The Trump administration has implemented unprecedented immigration enforcement policies, prompting challenges from state governments, advocacy groups and the University of California.
On Tuesday, the U.S. Supreme Court will hear oral arguments in three cases in which the University of California and others are challenging the Trump administration’s termination of the Deferred Action for Childhood Arrivals policy.
The case will determine whether hundreds of thousands of young undocumented immigrants can stay in the country. The policy and ones like it regarding immigration could shape national politics for years to come, as Proposition 187 has shaped California politics.
DACA was the brainchild of Janet Napolitano, then Obama’s Homeland Security secretary and now UC president. It has allowed 800,000 young undocumented immigrants who came here as children with their parents to remain in the United States with authorization to lawfully work.
Using conventional prosecutorial discretion in deciding which undocumented immigrants to prioritize for deportation from the United States, the Obama administration through DACA decided not to target for removal law-abiding young people brought to the United States as children.
In a detailed opinion, the Office of Legal Counsel in the Department of Justice had concluded that DACA was lawful, and no court ever found DACA to be unlawful.
DACA recipients relied on its relief in making life decisions. They attended colleges and universities, started careers, and began families. Importantly, DACA recipients were able to live without constant fear of removal.
As a presidential candidate, Donald Trump criticized DACA as unlawful and promised that it would be dismantled. In September 2017, then-Attorney General Jeff Sessions announced the end of DACA. The Trump administration offered virtually no analysis for its claim that DACA was unlawful.
The Supreme Court will address the question whether, because the Trump administration offered little to justify its claims that DACA violated the law, the decision to rescind DACA is “arbitrary and capricious” in violation of federal administrative law.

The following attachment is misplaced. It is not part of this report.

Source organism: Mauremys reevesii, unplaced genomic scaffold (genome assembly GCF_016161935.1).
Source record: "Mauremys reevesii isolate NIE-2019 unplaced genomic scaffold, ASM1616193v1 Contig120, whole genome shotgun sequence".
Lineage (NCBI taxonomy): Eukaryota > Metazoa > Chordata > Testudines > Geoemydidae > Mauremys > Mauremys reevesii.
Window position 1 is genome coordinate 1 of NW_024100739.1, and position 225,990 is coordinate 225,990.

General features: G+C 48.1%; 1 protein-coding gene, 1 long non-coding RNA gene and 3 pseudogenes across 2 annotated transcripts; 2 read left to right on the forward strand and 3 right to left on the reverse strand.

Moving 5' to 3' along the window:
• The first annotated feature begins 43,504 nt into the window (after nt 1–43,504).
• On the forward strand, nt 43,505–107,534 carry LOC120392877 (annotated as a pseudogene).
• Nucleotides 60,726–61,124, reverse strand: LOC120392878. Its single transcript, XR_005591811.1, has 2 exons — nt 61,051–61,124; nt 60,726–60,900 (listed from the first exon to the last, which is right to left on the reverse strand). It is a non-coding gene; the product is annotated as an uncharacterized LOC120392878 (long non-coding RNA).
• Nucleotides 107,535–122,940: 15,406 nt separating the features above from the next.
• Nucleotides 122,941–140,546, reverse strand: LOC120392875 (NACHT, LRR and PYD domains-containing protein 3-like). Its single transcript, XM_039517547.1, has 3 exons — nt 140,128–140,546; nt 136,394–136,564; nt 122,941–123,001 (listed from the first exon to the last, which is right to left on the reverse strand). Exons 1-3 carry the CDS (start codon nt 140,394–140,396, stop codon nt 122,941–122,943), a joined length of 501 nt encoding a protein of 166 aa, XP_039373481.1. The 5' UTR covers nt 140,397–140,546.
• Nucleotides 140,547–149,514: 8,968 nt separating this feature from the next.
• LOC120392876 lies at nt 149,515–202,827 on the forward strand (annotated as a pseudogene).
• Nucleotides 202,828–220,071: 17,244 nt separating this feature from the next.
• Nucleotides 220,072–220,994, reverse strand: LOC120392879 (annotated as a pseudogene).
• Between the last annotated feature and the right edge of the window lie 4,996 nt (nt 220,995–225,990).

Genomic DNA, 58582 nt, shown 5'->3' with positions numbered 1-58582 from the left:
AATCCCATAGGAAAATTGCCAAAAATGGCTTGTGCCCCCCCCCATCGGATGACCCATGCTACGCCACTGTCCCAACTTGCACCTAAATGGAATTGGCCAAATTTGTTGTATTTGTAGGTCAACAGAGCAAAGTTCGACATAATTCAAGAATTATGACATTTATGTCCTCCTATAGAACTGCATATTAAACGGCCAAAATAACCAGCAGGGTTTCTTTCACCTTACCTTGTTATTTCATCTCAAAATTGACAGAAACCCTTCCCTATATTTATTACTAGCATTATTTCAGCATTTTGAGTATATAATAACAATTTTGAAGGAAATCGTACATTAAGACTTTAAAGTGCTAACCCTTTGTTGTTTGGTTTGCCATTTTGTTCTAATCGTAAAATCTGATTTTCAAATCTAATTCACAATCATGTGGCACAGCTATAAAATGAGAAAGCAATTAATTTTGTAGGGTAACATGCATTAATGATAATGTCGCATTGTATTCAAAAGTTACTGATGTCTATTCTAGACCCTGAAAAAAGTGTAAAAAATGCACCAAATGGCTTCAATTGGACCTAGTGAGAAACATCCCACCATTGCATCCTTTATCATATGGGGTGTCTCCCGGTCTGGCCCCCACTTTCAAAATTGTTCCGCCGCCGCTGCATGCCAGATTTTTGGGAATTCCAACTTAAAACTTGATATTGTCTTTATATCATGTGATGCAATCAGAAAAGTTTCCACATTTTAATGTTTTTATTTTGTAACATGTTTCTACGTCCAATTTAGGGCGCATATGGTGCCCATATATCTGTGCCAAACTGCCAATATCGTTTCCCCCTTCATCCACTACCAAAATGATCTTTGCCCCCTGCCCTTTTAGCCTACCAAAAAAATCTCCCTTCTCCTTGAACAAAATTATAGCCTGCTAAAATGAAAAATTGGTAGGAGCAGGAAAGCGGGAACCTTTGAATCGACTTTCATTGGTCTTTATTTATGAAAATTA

The court’s decision will literally change, for better or worse, the lives of hundreds of thousands of young immigrants.
President Trump has adopted other tough immigration policies, including family separation, mass detention, building a wall along the U.S.-Mexico border, and a Muslim travel ban. His policies have fueled activism that appears to have staying power.
Ultimately, the Trump immigration revolution might result in the same reaction that occurred after California voters approved Proposition 187, an anti-immigrant initiative that just celebrated its 25th anniversary.
The initiative would have stripped undocumented immigrants of public benefits, kicked them out of public schools, and required police to participate in verifying immigration status of persons with whom they come into contact.
A federal court stopped most of the initiative from going into effect. But Proposition 187 dramatically transformed the politics of the Golden State.
Latinx immigrants became U.S. citizens, and voted against the Republican Party that vilified immigrants. As new Latinx citizens became new Democratic voters, the Legislature became solidly Democratic and increasingly racially diverse, and consistently passes laws that protect immigrants, including declaring California to be a “sanctuary” for immigrants.
Some political responses to the Trump immigration initiatives resemble those experienced in post-Proposition 187 California. Naturalization rates are going up among Latinx immigrants. Naturalized citizens are voting.
The outcome of the DACA case being argued on Tuesday will determine the fate of hundreds of thousands of young people. But if DACA is ultimately eliminated, the long-term reaction to the Trump immigration approach could be far reaching.
Protestors have marched in support of DACA recipients. The University of California declared it would not provide names of DACA students to the government. The DACA showdown could be the next Proposition 187, this time on a national stage.
Kevin R. Johnson is dean of the UC Davis School of Law. He wrote this commentary for CalMatters, a public interest journalism venture committed to explaining how California’s Capitol works and why it matters.